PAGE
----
Words are power. Whether used to twist or reveal, language matters, especially that used by the people who govern a nation devoted to free speech. This is why it was such a shock to hear the Department of Health and Human Services instruct some of its divisions, including the Centers for Disease Control and Prevention, to avoid using certain words or phrases in official documents being drafted for next year’s budget. It sounds like thought police at work.
If that judgment seems harsh, consider what happens in China, where thought police really exist. China routinely censors articles containing politically sensitive words such as "Taiwan," "Tibet" and "cultural revolution" from publications because it does not want its people to think about them. Writing about democracy could lead to trouble in Belarus, Cuba or Vietnam, too. In Russia, words that refer to gays positively can trigger a penalty.
It is not a far stretch from these examples of misguided censorship abroad to the actions of the HHS language militia. According to Post reporters Lena H. Sun and Juliet Eilperin, policy types at the CDC in Atlanta were told of the list of forbidden terms at a meeting Dec. 14 during a 90-minute briefing to discuss the upcoming budget request. The terms prohibited to use are: "vulnerable," "entitlement," "diversity," "transgender," "fetus," "evidence-based" and "science-based." " or "evidence-based," the suggested phrase is "CDC bases its recommendations on science in consideration with community standards and wishes." But in other cases, no replacement words were immediately offered.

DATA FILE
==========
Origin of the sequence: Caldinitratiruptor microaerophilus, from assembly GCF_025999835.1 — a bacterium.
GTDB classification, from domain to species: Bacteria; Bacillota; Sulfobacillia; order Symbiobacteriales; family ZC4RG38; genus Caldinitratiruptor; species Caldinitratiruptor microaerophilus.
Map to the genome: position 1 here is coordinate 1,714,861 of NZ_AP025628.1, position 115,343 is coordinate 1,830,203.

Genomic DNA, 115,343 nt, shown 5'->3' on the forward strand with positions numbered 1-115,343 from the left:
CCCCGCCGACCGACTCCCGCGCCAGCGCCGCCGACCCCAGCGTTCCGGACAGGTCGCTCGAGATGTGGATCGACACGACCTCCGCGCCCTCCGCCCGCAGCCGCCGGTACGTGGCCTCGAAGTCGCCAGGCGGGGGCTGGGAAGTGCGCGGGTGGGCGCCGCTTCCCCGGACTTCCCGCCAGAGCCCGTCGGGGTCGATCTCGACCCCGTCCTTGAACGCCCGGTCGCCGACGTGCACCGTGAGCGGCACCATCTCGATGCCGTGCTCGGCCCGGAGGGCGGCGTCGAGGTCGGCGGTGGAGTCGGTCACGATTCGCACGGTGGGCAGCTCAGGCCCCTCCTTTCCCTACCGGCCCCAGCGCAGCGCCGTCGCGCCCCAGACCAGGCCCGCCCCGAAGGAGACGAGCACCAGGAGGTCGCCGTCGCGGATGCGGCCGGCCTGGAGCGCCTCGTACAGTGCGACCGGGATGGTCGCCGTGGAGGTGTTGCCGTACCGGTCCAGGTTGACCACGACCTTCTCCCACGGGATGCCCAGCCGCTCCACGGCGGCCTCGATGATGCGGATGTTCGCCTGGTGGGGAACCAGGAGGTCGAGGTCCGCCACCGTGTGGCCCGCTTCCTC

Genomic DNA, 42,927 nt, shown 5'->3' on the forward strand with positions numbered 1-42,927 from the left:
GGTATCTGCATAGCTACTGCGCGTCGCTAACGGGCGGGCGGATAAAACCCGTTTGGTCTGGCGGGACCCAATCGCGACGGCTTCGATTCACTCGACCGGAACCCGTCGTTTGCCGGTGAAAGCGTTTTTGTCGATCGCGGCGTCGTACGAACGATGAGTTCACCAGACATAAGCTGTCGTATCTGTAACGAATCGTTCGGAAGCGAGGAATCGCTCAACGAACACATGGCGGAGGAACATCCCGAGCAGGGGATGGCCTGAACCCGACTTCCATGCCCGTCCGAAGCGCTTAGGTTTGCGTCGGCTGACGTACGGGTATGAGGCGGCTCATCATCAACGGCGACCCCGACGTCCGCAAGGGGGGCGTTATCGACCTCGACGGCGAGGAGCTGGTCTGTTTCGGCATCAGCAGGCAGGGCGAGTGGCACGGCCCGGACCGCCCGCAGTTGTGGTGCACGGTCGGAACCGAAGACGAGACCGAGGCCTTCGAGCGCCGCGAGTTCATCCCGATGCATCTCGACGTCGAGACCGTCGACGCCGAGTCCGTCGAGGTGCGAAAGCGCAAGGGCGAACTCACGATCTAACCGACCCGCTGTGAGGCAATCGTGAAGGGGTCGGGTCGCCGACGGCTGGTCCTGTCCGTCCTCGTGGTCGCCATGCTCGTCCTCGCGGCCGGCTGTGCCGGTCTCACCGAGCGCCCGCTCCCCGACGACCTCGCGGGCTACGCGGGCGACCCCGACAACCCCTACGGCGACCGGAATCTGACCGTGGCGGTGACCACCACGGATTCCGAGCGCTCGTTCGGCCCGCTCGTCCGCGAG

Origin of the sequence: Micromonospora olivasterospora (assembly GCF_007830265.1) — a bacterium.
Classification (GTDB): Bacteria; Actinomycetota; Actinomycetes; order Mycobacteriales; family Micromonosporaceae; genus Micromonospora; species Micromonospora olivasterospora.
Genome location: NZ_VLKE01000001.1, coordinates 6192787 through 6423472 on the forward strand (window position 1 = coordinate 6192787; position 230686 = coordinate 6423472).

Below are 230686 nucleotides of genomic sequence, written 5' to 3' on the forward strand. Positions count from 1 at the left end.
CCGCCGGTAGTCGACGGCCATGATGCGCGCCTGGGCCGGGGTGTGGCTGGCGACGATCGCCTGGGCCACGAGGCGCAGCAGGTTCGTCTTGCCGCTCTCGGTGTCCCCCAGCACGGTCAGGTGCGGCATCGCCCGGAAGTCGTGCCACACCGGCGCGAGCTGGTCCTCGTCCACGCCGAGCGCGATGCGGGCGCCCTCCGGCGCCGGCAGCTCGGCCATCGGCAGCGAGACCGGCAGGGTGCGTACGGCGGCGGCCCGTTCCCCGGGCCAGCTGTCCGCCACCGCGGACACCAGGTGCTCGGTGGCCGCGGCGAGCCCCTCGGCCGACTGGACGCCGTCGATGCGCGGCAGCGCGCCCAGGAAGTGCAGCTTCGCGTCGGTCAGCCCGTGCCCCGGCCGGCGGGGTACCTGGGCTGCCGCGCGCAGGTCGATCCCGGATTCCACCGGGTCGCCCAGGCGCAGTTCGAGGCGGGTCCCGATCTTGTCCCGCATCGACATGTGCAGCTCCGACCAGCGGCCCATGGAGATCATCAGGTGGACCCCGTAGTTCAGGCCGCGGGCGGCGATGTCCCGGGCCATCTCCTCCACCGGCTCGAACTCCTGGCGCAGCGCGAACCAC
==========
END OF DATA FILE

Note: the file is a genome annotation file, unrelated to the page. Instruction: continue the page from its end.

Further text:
The CDC's new director, Brenda Fitzgerald, replied that "there are no banned words at CDC." That's a relief, given the agency's mission, which includes acting as sentinel for public health, warning of threats and responding rapidly to meet them. But Fitzgerald's assurance does not ease concerns that higher-ups at HHS are insisting on banned words to enforce a political and ideological agenda. Why would they eliminate "vulnerable," "entitlement," "diversity" and "transgender" in a budget document other than to airbrush the ideas out of the underlying policy?